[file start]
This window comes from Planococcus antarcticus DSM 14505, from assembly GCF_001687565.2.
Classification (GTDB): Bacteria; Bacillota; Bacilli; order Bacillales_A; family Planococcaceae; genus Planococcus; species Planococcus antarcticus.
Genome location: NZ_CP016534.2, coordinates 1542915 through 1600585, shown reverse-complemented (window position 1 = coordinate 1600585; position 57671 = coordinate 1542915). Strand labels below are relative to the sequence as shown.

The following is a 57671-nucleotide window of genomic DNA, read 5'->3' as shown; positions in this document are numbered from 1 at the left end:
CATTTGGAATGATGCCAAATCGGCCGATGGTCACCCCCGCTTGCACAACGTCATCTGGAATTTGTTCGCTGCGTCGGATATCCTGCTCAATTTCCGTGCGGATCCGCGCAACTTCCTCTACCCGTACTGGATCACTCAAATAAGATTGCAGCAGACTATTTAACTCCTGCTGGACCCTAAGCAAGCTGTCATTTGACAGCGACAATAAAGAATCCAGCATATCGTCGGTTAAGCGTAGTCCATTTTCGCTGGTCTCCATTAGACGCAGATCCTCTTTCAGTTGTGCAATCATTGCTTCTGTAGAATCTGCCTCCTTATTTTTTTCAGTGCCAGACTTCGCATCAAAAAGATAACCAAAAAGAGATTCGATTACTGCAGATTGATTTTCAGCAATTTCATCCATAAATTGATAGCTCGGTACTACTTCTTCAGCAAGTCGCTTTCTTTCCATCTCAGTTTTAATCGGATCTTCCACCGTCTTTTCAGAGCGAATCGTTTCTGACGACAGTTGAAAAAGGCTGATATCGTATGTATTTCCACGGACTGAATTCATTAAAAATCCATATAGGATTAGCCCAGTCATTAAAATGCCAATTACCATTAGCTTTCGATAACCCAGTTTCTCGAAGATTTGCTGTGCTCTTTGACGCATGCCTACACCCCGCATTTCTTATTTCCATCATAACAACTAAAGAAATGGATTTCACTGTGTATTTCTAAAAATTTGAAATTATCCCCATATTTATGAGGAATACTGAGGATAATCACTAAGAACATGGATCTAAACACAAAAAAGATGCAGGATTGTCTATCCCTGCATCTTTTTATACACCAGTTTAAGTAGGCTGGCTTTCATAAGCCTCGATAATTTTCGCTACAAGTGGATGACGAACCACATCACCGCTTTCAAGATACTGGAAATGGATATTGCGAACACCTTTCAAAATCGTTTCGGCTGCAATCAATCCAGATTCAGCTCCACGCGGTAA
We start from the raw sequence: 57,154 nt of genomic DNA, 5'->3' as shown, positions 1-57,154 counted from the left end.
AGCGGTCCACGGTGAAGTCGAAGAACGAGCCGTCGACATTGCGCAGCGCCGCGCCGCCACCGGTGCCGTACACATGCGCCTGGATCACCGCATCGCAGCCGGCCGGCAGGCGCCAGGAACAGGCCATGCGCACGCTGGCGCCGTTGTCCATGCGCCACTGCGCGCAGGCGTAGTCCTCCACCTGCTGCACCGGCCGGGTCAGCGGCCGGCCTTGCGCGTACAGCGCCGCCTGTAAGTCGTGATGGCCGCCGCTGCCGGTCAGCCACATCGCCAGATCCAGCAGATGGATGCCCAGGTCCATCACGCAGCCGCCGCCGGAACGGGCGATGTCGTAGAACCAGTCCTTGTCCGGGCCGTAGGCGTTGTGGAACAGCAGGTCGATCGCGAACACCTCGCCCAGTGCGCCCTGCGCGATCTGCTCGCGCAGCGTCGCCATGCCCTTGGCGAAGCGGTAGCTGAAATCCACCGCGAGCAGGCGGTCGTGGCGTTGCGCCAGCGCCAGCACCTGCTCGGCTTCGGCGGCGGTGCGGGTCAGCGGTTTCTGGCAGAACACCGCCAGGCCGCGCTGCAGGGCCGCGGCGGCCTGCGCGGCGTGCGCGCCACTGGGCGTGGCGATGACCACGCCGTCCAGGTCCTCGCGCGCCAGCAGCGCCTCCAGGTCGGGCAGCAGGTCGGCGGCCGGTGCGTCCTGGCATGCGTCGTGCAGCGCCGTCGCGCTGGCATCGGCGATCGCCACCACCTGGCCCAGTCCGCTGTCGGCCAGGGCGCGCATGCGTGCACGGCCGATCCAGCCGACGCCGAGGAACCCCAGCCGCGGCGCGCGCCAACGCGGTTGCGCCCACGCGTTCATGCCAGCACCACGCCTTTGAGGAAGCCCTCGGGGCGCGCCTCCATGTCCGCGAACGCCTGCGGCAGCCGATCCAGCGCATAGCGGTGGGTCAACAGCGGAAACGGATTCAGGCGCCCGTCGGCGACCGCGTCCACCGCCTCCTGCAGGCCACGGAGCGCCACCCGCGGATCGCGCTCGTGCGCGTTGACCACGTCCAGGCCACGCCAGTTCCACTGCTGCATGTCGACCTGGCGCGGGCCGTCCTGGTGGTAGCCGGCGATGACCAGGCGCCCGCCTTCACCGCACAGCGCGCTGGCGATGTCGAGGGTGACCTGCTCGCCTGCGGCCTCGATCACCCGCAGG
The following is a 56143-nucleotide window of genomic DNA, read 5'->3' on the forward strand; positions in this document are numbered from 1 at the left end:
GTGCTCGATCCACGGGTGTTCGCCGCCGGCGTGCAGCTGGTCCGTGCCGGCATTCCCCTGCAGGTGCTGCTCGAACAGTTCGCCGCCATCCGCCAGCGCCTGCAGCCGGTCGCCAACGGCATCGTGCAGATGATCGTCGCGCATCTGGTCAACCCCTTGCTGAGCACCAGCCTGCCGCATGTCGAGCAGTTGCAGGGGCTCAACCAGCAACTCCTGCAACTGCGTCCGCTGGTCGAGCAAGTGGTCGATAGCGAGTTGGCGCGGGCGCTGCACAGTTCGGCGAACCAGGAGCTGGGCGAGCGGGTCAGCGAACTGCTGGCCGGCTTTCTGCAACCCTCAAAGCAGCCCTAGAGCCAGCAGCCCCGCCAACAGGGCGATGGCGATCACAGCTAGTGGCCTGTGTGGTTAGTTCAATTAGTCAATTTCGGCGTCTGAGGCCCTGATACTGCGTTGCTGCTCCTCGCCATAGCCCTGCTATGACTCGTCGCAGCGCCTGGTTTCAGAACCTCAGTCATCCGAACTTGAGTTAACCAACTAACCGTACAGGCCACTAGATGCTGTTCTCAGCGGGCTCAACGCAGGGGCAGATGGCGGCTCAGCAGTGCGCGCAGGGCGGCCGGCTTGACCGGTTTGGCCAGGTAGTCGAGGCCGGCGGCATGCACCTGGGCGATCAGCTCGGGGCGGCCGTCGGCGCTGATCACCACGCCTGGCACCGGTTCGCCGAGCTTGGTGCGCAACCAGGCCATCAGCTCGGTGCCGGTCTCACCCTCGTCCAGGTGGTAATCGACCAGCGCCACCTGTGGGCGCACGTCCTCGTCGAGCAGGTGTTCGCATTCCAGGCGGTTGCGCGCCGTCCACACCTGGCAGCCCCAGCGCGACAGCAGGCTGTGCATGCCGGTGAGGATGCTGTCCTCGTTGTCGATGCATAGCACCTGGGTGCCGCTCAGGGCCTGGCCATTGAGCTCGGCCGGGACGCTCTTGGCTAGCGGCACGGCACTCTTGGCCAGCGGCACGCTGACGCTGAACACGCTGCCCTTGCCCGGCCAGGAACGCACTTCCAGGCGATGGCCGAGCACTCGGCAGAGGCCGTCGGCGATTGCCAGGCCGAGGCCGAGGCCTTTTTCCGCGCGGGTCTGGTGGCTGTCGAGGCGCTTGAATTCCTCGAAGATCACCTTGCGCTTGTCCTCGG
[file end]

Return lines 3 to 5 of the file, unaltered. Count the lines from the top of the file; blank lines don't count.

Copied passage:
Genome location: NZ_CP016534.2, coordinates 1542915 through 1600585, shown reverse-complemented (window position 1 = coordinate 1600585; position 57671 = coordinate 1542915). Strand labels below are relative to the sequence as shown.

The following is a 57671-nucleotide window of genomic DNA, read 5'->3' as shown; positions in this document are numbered from 1 at the left end:
CATTTGGAATGATGCCAAATCGGCCGATGGTCACCCCCGCTTGCACAACGTCATCTGGAATTTGTTCGCTGCGTCGGATATCCTGCTCAATTTCCGTGCGGATCCGCGCAACTTCCTCTACCCGTACTGGATCACTCAAATAAGATTGCAGCAGACTATTTAACTCCTGCTGGACCCTAAGCAAGCTGTCATTTGACAGCGACAATAAAGAATCCAGCATATCGTCGGTTAAGCGTAGTCCATTTTCGCTGGTCTCCATTAGACGCAGATCCTCTTTCAGTTGTGCAATCATTGCTTCTGTAGAATCTGCCTCCTTATTTTTTTCAGTGCCAGACTTCGCATCAAAAAGATAACCAAAAAGAGATTCGATTACTGCAGATTGATTTTCAGCAATTTCATCCATAAATTGATAGCTCGGTACTACTTCTTCAGCAAGTCGCTTTCTTTCCATCTCAGTTTTAATCGGATCTTCCACCGTCTTTTCAGAGCGAATCGTTTCTGACGACAGTTGAAAAAGGCTGATATCGTATGTATTTCCACGGACTGAATTCATTAAAAATCCATATAGGATTAGCCCAGTCATTAAAATGCCAATTACCATTAGCTTTCGATAACCCAGTTTCTCGAAGATTTGCTGTGCTCTTTGACGCATGCCTACACCCCGCATTTCTTATTTCCATCATAACAACTAAAGAAATGGATTTCACTGTGTATTTCTAAAAATTTGAAATTATCCCCATATTTATGAGGAATACTGAGGATAATCACTAAGAACATGGATCTAAACACAAAAAAGATGCAGGATTGTCTATCCCTGCATCTTTTTATACACCAGTTTAAGTAGGCTGGCTTTCATAAGCCTCGATAATTTTCGCTACAAGTGGATGACGAACCACATCACCGCTTTCAAGATACTGGAAATGGATATTGCGAACACCTTTCAAAATCGTTTCGGCTGCAATCAATCCAGATTCAGCTCCACGCGGTAA